HTML and CSS Reference
Table 8-3. ( continued )
Buffering and Throttling
Identify where throttling may improve performance.
Identify areas for monitoring.
Hardware Capacity Planning
Identify the memory and CPU requirements for
your WebSocket server.
Identify bandwidth requirements.
Identify the disk requirements of your servers.
Decide if a cloud-based offering would better suit
your application deployment.
Identify the number of concurrent socket
connections your system requirements.
Identify the socket limits for your server.
In this chapter, we examined the steps you can take after you've built your WebSocket
server and application and added the necessary security enhancements to prepare
your application for public consumption. We looked at some of the tasks an application
developer can perform to allow all types of users to access their WebSocket application,
even if the user does not have a WebSocket-enabled browser. We explored ways you can
work with reverse proxy servers and TCP keepalive to maintain WebSocket connections,
use TLS to protect your data (not only from intruders but also from proxies and firewalls),
as well as plan for enterprise-wide deployment.
You've now walked with us through the history of the WebSocket API and Protocol
and examined the benefits of using WebSocket over older HTTP architectures. We've
looked at sample WebSocket traffic and through this examination witnessed the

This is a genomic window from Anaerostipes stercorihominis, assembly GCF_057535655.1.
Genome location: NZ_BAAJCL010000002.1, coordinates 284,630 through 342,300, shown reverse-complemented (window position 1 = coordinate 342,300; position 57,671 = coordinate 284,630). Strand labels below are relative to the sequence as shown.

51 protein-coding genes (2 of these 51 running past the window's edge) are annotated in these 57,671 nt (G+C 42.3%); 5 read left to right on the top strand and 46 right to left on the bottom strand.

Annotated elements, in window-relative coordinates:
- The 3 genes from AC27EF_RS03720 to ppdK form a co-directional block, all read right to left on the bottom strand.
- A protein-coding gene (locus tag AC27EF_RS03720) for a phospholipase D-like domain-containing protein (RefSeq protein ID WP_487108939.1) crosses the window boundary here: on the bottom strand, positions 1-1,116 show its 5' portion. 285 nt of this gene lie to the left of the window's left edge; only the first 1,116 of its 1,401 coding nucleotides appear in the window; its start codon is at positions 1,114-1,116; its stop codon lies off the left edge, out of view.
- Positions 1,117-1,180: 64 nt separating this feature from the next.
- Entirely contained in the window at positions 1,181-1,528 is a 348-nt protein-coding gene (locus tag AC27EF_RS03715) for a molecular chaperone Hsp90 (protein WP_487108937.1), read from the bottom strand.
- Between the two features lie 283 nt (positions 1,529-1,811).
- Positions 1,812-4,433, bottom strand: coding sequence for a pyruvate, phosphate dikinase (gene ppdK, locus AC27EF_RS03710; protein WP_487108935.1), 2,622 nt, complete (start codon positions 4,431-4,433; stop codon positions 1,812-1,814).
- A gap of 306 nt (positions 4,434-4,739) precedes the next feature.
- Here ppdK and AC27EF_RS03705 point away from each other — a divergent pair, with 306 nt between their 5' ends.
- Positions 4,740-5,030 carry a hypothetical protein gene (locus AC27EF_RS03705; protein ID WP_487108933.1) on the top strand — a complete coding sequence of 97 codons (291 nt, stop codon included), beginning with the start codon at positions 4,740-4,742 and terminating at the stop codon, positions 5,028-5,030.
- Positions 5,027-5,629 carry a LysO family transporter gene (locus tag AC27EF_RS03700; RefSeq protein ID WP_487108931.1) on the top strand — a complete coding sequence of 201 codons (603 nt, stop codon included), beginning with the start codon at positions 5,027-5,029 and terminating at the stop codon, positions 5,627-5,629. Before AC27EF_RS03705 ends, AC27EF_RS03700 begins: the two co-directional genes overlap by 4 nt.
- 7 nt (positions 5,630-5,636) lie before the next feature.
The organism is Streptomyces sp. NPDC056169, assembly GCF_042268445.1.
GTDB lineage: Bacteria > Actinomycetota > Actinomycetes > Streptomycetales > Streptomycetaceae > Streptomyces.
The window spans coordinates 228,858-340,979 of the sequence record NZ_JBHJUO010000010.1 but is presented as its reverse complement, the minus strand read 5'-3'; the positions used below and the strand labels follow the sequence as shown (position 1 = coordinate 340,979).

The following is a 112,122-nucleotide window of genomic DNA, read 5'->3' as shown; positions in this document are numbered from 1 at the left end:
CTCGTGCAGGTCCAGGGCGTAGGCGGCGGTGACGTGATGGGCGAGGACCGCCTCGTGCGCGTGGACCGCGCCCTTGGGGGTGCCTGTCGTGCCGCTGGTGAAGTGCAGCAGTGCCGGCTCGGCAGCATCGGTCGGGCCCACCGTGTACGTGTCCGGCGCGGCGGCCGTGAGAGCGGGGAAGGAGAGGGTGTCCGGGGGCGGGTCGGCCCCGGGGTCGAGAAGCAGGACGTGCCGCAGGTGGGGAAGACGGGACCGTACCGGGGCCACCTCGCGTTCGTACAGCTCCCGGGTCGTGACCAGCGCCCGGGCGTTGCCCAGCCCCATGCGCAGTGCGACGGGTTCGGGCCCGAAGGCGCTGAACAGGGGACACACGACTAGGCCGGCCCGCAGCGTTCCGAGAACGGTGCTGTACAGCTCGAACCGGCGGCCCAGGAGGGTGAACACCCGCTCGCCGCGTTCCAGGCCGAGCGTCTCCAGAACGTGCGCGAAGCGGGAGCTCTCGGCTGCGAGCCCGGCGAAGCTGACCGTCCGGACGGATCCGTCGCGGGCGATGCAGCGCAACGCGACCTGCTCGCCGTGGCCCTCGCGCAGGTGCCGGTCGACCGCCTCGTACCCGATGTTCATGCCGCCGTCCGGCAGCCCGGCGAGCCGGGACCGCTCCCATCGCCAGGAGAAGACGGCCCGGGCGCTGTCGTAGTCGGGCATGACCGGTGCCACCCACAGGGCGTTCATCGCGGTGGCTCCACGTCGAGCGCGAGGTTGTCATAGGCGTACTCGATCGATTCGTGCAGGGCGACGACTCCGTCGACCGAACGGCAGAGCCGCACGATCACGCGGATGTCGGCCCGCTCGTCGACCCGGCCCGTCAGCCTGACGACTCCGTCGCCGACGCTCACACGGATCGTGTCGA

possibilities of improved performance. We've stepped through using the WebSocket
API and seen how much simpler it is to create full-duplex, bidirectional communication
between a client and server than with older (and more convoluted) AJAX-based
architectures. We explored some of the powerful ways you can use WebSocket to extend
TCP layer application protocols over the Web with widely used standards, like XMPP
and STOMP. With these use cases, we've seen how you can empower standard chat and
messaging protocols with full-duplex, real-time capabilities. We've seen how you can
easily implement desktop sharing using VNC over WebSocket to a plugin-free HTML5
browser client. We've also looked at security and deployment for WebSocket applications,
and considerations you should make before making your applications publicly available.
After reading The Definitive Guide to HTML5 WebSocket , we hope you are not only
armed with a good understanding of WebSocket but are also inspired to take advantage
of this technology to ramp up your existing applications and architectures and develop
new applications that were previously challenging or impossible. It's still in its early days,
and we believe that WebSocket will transform not only web development but also the way
users can interact with information and devices over the Web.